About Jeanne M. Perdue

Jeanne M. Perdue has 30 years of experience in the oil and gas industry:

14 at Texaco research labs as a chemist and information specialist (librarian);

10 as Editor of oil industry technical journals (Hart’s E&P, Upstream Technology); and

6 as a technical sales and marketing consultant, freelance technical writer, and conference organizer.

Perdue was Editor-in-Chief of her high school newspaper and Production Manager for her college newspaper — and that was before PCs were invented, when layout was done with wax and backlighted tables! She also served as Secretary and Newsletter Editor for numerous organizations, and was elected President of the Manuscriptors Guild and the Houston Council of Writers.

So, basically, she knows how to write pretty well, and she’s willing to share that knowledge with you — for free.

She’s also willing to answer any grammar and writing style questions you may have — please leave a comment.



30 Responses to “About Jeanne M. Perdue”

  1. Rhonda Says:

    Thanks for this site! I’ve been a technical writer and editor for many years, many of those spent in the minerals/mining industries. Since Sept 2008, I’ve been working as a technical editor in oil and gas, and some of the terms used go against what I had always believed to be accepted practice (at least, according to standard dictionaries). I came across your site and you have nicely explained some of the compound and hyphenated words. I’ll be back!

  2. Nwabia Francis N Says:

    I so much admire ur prospects in life.

  3. Arnold Burian Says:

    Hi, Jeanne-

    You have a really useful site. I’ve added your feed to the Techdoc Superfeed (http://technicalwritingworld.com/page/techdoc-superfeed).


    -Arnold Burian

  4. Tarun Says:

    Hi Jeanne,
    I work in a IT company and find your articles very useful in my day to day life. I enjoy reading your tips. Thanks for your site

    Tarun Rawat.

  5. Tim Maddocks Says:

    Hi Jeanne,

    Your site is super fascinating! I’m happy to have found it. I’m writing an essay about the language of hydraulic fracturing and the Marcellus Shale and I was wondering if you would be available for an interview. I think you may have some great insight into some of my inquiries. It seems as though this contentious issue of hydraulic fracturing has has introduced the public to a whole new vocabulary, and I get the sense that it’s difficult for people (myself included) to confront some of the esoteric language of gas drilling. I’m particularly interested in hearing your insight into the word “fracking.” I know you posted on it earlier, but I’d love to ask you a few other follow up questions. (I would e-mail you, but I couldn’t seem to find an address where I might reach you.)

    Tim Maddocks
    MFA student U. of Pitt

    • petrocomputing Says:

      Dear Tim:
      The oil industry is full of technical jargon that the general public probably has never heard.
      I would be happy to be interviewed. My boss says “fracking” is a term used by the public and “fracturing” is used by oil professionals.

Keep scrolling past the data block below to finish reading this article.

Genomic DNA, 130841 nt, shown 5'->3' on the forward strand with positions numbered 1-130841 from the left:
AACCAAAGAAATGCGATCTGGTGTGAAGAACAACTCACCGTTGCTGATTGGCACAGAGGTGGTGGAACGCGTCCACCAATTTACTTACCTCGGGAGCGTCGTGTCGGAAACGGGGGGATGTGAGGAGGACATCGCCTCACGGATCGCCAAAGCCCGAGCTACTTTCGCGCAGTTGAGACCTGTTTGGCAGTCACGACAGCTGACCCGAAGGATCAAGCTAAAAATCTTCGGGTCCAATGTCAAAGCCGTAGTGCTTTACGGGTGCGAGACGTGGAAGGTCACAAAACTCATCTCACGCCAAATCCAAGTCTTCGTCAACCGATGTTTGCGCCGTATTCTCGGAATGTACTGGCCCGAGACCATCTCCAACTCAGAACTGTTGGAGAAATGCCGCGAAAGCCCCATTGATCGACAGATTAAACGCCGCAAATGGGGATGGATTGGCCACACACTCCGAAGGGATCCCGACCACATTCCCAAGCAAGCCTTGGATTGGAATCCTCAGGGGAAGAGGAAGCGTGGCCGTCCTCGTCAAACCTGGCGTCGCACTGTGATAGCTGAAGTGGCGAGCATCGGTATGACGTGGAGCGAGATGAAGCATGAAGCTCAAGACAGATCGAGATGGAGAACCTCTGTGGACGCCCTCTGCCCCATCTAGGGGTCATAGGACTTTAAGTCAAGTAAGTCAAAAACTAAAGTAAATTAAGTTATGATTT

Fracking just sounds like a dirty word. I just found out they are using propane to “gas frac” wells now. Never a dull moment in the oil patch.
      – Jeanne

  6. Stephanie Says:

    This is one of my new favorite sites! I have bookmarked you and will be reading the older articles this week with a warm cup of apple cider.

    I graduated a week and a half ago from Texas A&M with a BA in Geology, minor emphasis in English and a Professional Writing Certificate. Someday I hope to have a resume as long and distinguished as yours! I am working fulltime in a writing-related position but the subject matter is all IT. I have completed a SOP/other small projects and will be branching out to new territory soon…hopefully into oil and gas, where I studied.

    • petrocomputing Says:

      Dear Stephanie:
      Contact Clearpoint Creative and ask for Stephanie Hood — she is always looking for freelance technical writing talent in oil and gas.
      Also, Society of Petroleum Engineers is looking for a social media director who can blog, Facebook, tweet and LinkIn all the members, preferably someone who knows geoscience and other oil and gas terms.
      If those don’t work, email me at perduejm@comcast.net and I’ll see what other jobs I can point you toward.
      Love, Jeanne

  7. Dr. Allen Saphos Says:

    Terrific! Finally, I uncover a place in which I quickly get useful information relevant to my specialty.

  8. Craig Says:

    Looking for an authoritative reference for writing technical standards. I work for one of the largest oilfield classification agencies which has no effective style guide nor the perception that they need one. You can imagine what happens when you have engineers who took the bare minimum of English/writing classes and now must write. I am trying to change the culture but to do so I have find references that they will respect. At one time I had an oilfield style guide but it is long lost. I assume you are available for consulting?

    • petrocomputing Says:

      Dear Craig:

      Thanks for asking. API publishes good technical standards and recommended practices, and so does NACE International, the corrosion society. Use those for format and content style.

      For nitpicky stuff like grammar, units, punctuation and capitalization, I use the SPE Style Guide: http://www.spe.org/authors/docs/styleguide.pdf

      Sorry, I’m not available for consulting, as I’m working full-time, but you could have your folks read my blog or search it, as it covers just about everything.

      And if they have any questions, they can always ask me, as I often run out of topics for my Writing Tip of the Day.